IIn recent years, the invasiveness of coronary reconstruction has been markedly reduced by doing coronary bypass surgery without cardiopulmonary bypass, called off-pump coronary artery bypass (OPCAB).2–4 Karagoz et al. reported Awake OPCAB (AOCAB) performed with thoracic epidural anesthesia and without general anesthesia.1 Our institution introduced this technique in 2003. We have evaluated the autonomic neural state and arrhythmias before, during, and after AOCAB.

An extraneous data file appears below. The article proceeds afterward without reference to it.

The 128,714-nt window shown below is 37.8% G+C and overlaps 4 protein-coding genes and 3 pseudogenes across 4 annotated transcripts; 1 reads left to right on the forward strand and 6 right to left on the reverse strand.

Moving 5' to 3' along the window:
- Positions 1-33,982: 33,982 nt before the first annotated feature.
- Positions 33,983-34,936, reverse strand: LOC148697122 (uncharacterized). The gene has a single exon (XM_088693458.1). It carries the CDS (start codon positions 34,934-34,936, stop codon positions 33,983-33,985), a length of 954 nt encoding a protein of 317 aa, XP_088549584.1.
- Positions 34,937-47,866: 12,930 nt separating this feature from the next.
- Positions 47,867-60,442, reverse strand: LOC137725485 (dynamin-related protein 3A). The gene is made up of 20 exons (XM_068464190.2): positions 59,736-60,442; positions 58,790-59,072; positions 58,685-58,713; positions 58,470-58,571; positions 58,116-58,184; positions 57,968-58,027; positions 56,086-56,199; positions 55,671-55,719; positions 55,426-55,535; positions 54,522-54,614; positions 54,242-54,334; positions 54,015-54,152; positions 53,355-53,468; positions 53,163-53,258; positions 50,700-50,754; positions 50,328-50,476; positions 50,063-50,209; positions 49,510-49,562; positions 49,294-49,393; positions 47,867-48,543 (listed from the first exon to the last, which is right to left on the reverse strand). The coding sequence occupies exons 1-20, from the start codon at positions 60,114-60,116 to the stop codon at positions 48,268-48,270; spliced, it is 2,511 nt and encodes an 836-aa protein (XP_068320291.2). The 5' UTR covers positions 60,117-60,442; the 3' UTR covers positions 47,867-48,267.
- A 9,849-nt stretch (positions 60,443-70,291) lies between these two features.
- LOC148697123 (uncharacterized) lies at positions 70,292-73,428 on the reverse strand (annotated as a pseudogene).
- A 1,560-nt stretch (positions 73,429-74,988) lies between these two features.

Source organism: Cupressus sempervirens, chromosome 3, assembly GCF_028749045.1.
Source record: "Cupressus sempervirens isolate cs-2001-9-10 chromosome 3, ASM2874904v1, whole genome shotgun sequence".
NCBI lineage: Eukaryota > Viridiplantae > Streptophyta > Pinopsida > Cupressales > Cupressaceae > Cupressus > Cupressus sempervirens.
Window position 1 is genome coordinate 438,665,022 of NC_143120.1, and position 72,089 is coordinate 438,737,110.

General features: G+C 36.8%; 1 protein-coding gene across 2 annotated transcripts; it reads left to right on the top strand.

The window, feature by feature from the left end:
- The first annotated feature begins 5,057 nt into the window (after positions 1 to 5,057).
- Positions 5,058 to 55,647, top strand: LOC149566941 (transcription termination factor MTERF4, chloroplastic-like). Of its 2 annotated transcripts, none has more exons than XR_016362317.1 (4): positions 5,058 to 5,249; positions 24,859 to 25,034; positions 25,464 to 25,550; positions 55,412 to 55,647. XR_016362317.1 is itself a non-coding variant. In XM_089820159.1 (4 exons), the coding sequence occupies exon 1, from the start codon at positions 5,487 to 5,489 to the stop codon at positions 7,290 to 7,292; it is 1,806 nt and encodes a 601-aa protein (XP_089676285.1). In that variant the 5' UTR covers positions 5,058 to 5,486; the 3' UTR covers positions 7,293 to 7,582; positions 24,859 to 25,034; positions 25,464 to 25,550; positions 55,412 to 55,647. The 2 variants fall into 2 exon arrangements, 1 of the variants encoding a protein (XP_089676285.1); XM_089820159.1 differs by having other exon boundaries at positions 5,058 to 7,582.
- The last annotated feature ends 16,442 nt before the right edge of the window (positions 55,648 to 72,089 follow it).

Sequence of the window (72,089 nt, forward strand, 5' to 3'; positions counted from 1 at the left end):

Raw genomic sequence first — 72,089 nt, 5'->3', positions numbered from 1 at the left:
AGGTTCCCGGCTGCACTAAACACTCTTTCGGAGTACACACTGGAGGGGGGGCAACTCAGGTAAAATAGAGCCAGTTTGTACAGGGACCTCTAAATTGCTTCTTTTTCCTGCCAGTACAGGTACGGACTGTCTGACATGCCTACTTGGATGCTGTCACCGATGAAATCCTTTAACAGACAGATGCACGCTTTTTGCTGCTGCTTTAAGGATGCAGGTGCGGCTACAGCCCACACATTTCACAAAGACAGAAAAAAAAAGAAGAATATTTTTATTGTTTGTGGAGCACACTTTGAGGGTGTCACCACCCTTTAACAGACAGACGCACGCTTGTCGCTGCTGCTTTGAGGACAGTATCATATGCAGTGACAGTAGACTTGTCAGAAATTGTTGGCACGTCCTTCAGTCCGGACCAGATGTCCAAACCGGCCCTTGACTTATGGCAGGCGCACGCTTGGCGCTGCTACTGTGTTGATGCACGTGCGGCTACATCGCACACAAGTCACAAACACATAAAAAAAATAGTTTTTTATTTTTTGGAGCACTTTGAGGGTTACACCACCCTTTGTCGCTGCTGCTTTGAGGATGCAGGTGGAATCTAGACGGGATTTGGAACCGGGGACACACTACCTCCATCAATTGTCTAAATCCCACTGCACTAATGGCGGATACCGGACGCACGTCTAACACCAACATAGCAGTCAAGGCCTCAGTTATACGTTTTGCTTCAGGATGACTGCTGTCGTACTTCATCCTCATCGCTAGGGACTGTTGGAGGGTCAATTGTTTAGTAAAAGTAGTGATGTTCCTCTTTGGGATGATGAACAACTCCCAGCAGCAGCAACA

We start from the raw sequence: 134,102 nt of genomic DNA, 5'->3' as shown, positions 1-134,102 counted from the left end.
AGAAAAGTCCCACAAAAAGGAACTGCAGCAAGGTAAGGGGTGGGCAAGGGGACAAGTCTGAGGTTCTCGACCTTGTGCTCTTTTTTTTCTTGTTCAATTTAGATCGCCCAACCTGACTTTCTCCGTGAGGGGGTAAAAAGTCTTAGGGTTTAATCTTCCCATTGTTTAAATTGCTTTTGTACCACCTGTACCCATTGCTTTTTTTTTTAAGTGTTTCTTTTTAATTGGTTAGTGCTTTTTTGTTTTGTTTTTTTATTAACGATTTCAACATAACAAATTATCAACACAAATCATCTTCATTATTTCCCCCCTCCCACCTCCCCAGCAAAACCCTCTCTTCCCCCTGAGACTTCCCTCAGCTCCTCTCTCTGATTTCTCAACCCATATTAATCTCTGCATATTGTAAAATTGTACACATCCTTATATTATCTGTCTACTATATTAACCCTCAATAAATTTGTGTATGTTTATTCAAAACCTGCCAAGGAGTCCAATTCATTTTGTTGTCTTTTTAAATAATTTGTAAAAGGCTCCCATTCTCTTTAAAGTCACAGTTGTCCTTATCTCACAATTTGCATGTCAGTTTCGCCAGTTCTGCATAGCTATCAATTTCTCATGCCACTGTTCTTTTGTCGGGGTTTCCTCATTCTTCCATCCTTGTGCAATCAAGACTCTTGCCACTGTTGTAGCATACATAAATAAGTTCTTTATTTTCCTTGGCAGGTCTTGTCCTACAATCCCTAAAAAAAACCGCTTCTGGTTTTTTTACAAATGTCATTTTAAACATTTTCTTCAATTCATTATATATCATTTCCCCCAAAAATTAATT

The subjects were 55 patients who underwent elective coronary artery bypass grafting (CABG) between April and December 2003. Patients not receiving anticoagulation therapy immediately before surgery and those who desired thoracic epidural anesthesia (TEA) alone and in whom the operation time was expected to be short were managed by TEA alone (group A). Patients not receiving anticoagulant therapy and not wanting to be awake during operation had CABG under general anesthesia combined with high TEA (group B). Patients who received anticoagulation therapy until immediately before surgery were managed by general anesthesia alone because of the risk of paraplegia due to epidural hematoma (group C). Informed consent was obtained. Patients with acute myocardial infarction or preoperative atrial fibrillation (Af), receiving antiarrhythmic drugs other than β-blockers or having emergency operation or minimally invasive direct coronary artery bypass surgery were excluded. Oral administration of aspirin was discontinued 1 week before surgery. Oral β-blockers were discontinued the day before surgery.